Electronics– Laptop, e-reader, tablet, phone, camera, etc., and associated chargers. It is helpful if you can share a charger among a few items and reduce the amount of cords you need. If you are driving, a car charger and mount that allows you to look at your phone hands-free are both useful items to have. Avoid bringing larger electronics (like a TV) and rent if necessary.
Medications- Any over the counter or prescribed meds. Make sure to obtain copies of your prescriptions. Sometimes you can ask your current insurance company to provide you with more than one round of medications for an additional price. It may be comforting to know you have them all set for the first month or two of your assignment while you are trying to sort out insurance and what pharmacy to use.
Paperwork- We live in the digital age but always bring along hard copies of key things like nursing licenses, certifications, birth certificate, passport/ID, and social security card. I would also make sure you have the hard copies or originals of your high school and college diplomas (frequently a last minute request that travel nurses usually aren’t expecting by a state nursing board or facility). Keep all paperwork on your person (not packed away) no matter your mode of transit. Don’t forget non-nursing related things like copies of your car insurance and registration, any health insurance documentation, and paperwork you may need for taxes (if your assignment falls during that season). Also keep any paperwork you are using to document your permanent tax home. Check out how to organize your travel nursing documents.
Pets and pet related items- You obviously aren’t going to forget your beloved pet. But, remember to bring items that will bring them comfort in a new place. Any medications and flea/tick prevention should also be packed. Ask your vet for a copy of your pet’s records to have with you in case you need to make a visit to a new provider during your assignment.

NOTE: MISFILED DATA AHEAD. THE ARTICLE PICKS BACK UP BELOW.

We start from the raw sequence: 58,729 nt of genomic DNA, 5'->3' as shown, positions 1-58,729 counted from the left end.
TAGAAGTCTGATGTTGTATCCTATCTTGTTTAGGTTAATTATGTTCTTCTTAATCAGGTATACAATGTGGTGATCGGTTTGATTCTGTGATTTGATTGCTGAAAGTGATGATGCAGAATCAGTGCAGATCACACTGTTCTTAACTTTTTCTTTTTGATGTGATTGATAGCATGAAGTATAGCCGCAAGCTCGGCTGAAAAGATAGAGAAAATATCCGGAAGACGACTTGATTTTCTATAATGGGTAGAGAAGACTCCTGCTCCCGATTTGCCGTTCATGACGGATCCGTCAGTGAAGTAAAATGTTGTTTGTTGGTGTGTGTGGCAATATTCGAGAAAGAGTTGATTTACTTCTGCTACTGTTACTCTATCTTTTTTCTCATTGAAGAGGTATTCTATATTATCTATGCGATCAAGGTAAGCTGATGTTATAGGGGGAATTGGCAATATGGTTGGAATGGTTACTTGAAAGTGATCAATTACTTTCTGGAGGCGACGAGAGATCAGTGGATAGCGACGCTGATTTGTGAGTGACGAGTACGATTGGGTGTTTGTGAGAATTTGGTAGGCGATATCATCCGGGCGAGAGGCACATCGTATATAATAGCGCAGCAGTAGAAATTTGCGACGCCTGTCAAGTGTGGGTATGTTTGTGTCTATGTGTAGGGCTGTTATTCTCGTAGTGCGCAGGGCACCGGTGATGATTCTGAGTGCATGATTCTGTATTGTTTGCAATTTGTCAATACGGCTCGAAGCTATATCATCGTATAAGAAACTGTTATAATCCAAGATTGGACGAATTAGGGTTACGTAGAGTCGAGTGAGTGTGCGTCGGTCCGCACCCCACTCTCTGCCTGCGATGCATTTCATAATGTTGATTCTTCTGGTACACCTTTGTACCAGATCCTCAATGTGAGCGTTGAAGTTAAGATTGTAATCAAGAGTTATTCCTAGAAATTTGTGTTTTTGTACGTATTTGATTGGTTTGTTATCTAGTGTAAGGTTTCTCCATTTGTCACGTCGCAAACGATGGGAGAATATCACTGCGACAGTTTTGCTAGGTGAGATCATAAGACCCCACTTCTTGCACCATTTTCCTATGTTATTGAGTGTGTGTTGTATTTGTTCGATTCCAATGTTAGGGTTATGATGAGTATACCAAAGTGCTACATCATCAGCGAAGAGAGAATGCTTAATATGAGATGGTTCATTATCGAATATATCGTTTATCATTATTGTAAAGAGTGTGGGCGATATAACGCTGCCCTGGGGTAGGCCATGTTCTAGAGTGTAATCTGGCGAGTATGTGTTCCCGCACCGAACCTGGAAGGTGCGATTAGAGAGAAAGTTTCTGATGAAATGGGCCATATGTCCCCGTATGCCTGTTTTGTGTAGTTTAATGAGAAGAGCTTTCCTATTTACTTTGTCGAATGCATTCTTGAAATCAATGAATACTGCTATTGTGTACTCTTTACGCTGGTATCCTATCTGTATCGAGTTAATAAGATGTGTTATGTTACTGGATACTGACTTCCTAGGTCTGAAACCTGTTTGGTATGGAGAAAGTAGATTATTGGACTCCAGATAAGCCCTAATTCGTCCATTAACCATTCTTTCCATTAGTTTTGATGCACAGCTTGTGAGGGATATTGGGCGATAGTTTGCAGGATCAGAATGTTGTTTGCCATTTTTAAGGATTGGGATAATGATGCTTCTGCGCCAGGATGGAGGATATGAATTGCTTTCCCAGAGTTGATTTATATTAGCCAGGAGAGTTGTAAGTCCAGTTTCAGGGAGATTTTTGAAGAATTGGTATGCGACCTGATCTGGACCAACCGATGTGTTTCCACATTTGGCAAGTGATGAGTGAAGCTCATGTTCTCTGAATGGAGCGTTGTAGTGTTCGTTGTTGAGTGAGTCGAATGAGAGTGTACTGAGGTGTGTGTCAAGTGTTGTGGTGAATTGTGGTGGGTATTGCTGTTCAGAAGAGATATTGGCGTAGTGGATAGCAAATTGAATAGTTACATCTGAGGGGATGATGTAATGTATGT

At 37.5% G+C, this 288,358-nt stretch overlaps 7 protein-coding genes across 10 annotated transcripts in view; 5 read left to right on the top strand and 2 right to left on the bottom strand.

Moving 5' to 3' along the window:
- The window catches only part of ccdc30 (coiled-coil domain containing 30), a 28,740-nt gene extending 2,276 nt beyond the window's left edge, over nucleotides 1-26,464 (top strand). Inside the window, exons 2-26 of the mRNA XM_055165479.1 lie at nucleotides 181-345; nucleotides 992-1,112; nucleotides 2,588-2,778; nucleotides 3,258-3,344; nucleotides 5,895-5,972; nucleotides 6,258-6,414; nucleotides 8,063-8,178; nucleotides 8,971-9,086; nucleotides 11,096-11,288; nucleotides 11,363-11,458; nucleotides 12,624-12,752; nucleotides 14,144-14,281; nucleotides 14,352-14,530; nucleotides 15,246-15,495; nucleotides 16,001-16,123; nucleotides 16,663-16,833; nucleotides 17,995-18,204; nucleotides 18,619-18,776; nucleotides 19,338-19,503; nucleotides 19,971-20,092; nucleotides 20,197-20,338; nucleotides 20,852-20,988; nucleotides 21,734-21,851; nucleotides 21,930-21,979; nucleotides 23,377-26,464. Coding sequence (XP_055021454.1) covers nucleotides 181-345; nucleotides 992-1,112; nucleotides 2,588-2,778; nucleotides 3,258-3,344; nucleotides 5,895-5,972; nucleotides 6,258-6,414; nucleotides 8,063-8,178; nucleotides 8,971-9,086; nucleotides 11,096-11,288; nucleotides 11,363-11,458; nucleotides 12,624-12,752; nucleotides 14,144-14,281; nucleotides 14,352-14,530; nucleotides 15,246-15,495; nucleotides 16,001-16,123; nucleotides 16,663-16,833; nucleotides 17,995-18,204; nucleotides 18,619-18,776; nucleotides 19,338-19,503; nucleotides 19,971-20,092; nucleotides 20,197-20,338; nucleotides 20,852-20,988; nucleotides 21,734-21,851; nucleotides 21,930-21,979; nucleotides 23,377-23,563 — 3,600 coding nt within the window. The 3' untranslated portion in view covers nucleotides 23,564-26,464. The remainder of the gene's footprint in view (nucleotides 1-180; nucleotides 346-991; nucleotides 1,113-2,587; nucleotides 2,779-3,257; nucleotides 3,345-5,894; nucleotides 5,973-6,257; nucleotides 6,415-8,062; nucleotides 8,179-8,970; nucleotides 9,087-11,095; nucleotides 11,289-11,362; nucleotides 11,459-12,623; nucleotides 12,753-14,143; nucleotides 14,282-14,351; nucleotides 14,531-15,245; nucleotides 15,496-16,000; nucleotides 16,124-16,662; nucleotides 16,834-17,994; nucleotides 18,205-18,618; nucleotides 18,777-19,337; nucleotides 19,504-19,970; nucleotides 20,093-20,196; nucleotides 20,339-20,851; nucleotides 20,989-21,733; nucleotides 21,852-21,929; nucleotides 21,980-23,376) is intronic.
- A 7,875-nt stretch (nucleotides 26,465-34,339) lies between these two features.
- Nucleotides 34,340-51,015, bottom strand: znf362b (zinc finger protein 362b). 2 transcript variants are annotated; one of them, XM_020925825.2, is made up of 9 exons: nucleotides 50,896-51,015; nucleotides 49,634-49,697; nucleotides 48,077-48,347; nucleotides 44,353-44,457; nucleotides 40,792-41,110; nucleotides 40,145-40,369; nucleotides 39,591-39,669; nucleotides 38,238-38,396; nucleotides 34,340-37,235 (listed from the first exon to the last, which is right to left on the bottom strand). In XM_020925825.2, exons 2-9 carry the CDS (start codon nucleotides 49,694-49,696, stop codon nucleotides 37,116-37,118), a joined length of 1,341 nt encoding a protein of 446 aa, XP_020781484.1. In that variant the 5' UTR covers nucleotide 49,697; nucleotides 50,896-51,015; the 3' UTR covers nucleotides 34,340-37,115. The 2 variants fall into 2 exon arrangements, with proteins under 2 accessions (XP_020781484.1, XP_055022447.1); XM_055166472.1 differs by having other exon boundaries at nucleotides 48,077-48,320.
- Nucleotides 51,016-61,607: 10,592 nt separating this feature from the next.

But…. Caffeine!- If you adore your coffee maker (or tea kettle) as much as I love mine- bring it. Purchasing coffee/tea every day can get expensive- and you don’t want to get stuck with a crappy coffee maker. Check out an AeroPress if you are looking for something portable and easy to use. If you have a favorite brand or flavor of coffee at home, bring a bag! It will be a nice treat when you wake up for the first time in your new home!
How to Pack for Your Travel Nurse Assignment
Specifics of packing will depend on how you are traveling and what you want to keep at your permanent tax home (if you are claiming one).
I highly recommend vacuum sealed space saving bags, especially if you are driving. I never believed in them before this last cross country trip- but wowzies, was I missing out! They fit considerably more than the big plastic tubs or large boxes, are super easy to use, and pack much better into a car. Warning: If you use this method to pack a suitcase, be cautious about going over the weight limit or prepared to pay extra.
Packing cubes are another great method for organizing your clothes as you pack. I lived out of cubes on my recent 40 day van adventure and it was easy to find what I needed quickly. If you are flying, this is a great choice to efficiently pack your luggage. I find the small/medium cubes are best, the large ones leave me feeling less organized. Roll your clothes to maximize the use of each cube.
Plastic tubs and boxes are still useful for bulkier non-compressible items (like that priceless coffee maker) and can be used in conjunction with the vacuum bags to organize a car.
SPACE SAVING TIP: Use some clothing and/or towels to wrap fragile items in the boxes and tubs. You have to transport it anyways, newspaper is messy to deal with, and this saves you the cash you were going to spend on bubble wrap!
When you pack your car make sure to put anything you need in the front seat for easy accessibility. You don’t want to have to dig around or move big items for access to toiletries, paperwork, chargers, and clothes you’ll need during your transit.
Always pack your ‘must-haves’ first just in case everything doesn’t fit so that you avoid unpacking the whole car if you need to re-prioritize. Try to distribute weight evenly on both sides of the car when packing to preserve your tires and reduce the wear and tear on your car.
Wishing you safe and happy travels!